Yellow Chestnut Oak
Native to (or naturalized in) Oregon:
- Broadleaf deciduous tree, to 40-50(80) ft [12-15(24) m] tall, spread at maturity is greater than height, low branches, rounded crown. Leaves alternate, simple, size and shape variable, 10-18 cm long and 2.5-10 cm wide, oblong, lanceolate, or obovate, leathery, 8-14 teeth on each side, teeth variable, rounded, sharp or spreading, tip pointed, base rounded or acute, upper surface dark, glossy yellow green, lower surface white with soft hairs. Monoecious (male and female flowers), male catkins 7-10 cm long; female flowers in short spikes. Fruit (acorn) on a short stalk (5 mm) or essentially no stalk (sessile), cup covers 1/4 to 1/2 of the nut, which is 1.5-2 cm long and 1-1.7 cm wide.
- Sun. Grows best in rich, alkaline soils.
- Hardy to USDA Zone (4)5 Native range extends from New England east to southern Ontario and Minnesota, and south to Oklahoma and south-central Texas, and northern Mexico and east to Virginia, the Carolinas and northwestern Florida.
The following is from the Flora of North America (www.eFlora.org).
- The four species of the chestnut oak group in eastern North America (Quercus montana, Q . michauxii, Q . muhlenbergii and Q . prinoides) are somewhat difficult to distinguish unless careful attention is paid to features of leaf vestiture and fruit and cup morphology. Attempts to identify these species mostly or solely on basis of leaf shape and dentition (as in many other oak species complexes) have resulted in a plethora of misidentified material in herbaria and erroneous reports in the literature. The closely appressed, asymmetric trichomes on the abaxial surface of the mature leaf, in combination with longer simple hairs along the midvein, are unique to Q . montana among North American species of Quercus. Immature leaves and densely shaded leaves sometimes exhibit a more erect trichome that could be confused with the longer, felty hairs of Q . michauxii, so it is important to evaluate mature sun leaves when possible.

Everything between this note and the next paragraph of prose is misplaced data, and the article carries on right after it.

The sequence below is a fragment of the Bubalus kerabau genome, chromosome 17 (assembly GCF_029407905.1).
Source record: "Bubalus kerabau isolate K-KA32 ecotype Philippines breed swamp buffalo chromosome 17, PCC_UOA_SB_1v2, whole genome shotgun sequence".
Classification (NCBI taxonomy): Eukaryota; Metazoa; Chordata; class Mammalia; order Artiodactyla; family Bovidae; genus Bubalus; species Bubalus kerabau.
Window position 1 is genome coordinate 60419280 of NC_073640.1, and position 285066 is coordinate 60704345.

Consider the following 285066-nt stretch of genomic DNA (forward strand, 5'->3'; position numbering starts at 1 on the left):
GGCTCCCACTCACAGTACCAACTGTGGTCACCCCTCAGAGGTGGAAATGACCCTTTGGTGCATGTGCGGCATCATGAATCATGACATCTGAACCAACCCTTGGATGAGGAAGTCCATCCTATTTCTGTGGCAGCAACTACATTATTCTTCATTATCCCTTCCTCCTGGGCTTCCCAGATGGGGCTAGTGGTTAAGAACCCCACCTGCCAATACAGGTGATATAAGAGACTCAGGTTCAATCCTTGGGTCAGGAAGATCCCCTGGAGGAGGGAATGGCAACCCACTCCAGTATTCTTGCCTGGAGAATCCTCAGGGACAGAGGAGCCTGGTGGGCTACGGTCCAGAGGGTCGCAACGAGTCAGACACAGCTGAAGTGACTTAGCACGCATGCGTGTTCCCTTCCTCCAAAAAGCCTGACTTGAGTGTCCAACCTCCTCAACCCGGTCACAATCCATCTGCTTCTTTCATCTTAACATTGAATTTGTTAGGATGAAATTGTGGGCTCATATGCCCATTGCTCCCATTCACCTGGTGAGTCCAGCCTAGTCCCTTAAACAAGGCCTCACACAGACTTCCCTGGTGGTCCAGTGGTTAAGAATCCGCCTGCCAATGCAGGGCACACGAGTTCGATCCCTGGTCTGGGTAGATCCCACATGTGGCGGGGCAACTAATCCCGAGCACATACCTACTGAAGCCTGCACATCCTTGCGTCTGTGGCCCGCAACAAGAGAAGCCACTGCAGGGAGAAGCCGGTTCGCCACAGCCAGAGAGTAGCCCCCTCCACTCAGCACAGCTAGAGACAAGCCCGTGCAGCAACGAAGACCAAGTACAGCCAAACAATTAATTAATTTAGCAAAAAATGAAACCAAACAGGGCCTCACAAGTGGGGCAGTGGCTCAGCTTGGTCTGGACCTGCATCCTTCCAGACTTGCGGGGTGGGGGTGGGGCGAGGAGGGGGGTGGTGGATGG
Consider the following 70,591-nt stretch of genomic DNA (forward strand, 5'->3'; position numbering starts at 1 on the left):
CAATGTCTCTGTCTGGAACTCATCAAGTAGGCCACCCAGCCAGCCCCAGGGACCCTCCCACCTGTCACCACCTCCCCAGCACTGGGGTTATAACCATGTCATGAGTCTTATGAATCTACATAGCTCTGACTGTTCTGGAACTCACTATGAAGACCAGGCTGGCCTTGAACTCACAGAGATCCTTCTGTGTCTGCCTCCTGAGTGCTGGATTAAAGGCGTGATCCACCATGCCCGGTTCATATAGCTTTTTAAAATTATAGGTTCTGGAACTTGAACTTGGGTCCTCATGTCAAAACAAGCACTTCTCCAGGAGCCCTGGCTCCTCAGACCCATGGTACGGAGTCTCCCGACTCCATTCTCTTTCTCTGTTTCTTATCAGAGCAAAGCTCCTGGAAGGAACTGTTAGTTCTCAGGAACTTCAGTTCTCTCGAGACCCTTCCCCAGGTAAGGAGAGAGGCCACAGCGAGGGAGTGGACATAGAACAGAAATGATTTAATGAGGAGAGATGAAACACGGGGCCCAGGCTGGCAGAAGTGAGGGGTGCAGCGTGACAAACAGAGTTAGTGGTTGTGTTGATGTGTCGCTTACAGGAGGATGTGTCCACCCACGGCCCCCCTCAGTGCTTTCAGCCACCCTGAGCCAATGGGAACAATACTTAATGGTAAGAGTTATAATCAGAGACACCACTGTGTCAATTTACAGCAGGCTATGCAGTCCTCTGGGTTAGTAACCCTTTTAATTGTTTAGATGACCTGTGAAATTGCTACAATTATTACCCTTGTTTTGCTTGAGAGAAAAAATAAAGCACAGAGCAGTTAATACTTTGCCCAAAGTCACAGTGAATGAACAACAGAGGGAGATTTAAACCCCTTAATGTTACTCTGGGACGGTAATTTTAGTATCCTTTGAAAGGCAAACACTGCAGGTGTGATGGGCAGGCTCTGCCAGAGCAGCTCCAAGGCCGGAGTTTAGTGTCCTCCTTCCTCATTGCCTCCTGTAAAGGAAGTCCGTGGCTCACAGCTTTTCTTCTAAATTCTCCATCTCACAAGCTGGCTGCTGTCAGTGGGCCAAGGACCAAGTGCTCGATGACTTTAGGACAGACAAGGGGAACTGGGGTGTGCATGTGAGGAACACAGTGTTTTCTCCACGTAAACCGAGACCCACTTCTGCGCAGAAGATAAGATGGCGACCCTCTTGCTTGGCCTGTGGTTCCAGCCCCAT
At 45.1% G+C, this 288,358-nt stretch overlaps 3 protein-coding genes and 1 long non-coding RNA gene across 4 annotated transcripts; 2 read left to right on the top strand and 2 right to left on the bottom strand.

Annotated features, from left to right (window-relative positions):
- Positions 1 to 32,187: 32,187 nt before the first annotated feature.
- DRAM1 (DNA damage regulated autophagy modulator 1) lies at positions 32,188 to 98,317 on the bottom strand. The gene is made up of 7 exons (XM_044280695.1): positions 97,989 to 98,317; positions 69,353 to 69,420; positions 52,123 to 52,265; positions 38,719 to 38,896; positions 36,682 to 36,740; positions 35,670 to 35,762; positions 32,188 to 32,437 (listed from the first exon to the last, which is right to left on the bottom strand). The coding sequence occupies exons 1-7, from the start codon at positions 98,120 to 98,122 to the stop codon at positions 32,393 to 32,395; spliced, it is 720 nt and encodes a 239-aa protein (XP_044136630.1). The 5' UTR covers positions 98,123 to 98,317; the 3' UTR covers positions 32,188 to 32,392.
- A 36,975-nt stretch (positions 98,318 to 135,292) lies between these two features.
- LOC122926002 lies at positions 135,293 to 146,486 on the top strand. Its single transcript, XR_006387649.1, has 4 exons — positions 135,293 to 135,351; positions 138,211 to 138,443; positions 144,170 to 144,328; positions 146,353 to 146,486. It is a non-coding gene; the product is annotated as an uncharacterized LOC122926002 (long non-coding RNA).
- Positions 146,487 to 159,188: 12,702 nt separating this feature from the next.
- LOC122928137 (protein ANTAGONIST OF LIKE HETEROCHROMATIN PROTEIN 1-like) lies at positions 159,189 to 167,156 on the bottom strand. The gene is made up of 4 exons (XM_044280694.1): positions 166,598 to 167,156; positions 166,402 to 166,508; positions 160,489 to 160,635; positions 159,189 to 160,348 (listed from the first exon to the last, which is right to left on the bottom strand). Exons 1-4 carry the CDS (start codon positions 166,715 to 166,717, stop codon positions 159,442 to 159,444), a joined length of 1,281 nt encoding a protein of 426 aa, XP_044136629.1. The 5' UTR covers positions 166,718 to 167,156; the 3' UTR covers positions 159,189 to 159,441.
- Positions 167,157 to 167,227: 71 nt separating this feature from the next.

- muehlenbergii: after Gotthilf Henry Ernest Muehlenberg (1753-1815), Lutheran pastor in Pennsylvania and a distinguished amateur botanist.